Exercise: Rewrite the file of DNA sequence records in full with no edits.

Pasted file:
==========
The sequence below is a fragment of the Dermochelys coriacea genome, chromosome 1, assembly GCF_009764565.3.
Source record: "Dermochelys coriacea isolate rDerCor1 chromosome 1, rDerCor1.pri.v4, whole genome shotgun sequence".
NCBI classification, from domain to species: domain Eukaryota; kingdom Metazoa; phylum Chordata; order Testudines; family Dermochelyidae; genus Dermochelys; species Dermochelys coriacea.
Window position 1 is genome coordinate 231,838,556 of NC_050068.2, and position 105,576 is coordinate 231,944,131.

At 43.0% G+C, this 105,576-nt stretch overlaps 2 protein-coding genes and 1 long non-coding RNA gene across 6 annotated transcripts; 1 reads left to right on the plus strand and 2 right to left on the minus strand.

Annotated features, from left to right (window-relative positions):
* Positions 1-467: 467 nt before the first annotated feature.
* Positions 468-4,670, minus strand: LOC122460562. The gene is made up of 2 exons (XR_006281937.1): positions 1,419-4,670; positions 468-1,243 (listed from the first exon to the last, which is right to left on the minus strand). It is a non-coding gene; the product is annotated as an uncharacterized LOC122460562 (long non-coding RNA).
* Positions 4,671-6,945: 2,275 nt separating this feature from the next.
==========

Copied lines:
The sequence below is a fragment of the Dermochelys coriacea genome, chromosome 1, assembly GCF_009764565.3.
Source record: "Dermochelys coriacea isolate rDerCor1 chromosome 1, rDerCor1.pri.v4, whole genome shotgun sequence".
NCBI classification, from domain to species: domain Eukaryota; kingdom Metazoa; phylum Chordata; order Testudines; family Dermochelyidae; genus Dermochelys; species Dermochelys coriacea.
Window position 1 is genome coordinate 231,838,556 of NC_050068.2, and position 105,576 is coordinate 231,944,131.

At 43.0% G+C, this 105,576-nt stretch overlaps 2 protein-coding genes and 1 long non-coding RNA gene across 6 annotated transcripts; 1 reads left to right on the plus strand and 2 right to left on the minus strand.

Annotated features, from left to right (window-relative positions):
* Positions 1-467: 467 nt before the first annotated feature.
* Positions 468-4,670, minus strand: LOC122460562. The gene is made up of 2 exons (XR_006281937.1): positions 1,419-4,670; positions 468-1,243 (listed from the first exon to the last, which is right to left on the minus strand). It is a non-coding gene; the product is annotated as an uncharacterized LOC122460562 (long non-coding RNA).
* Positions 4,671-6,945: 2,275 nt separating this feature from the next.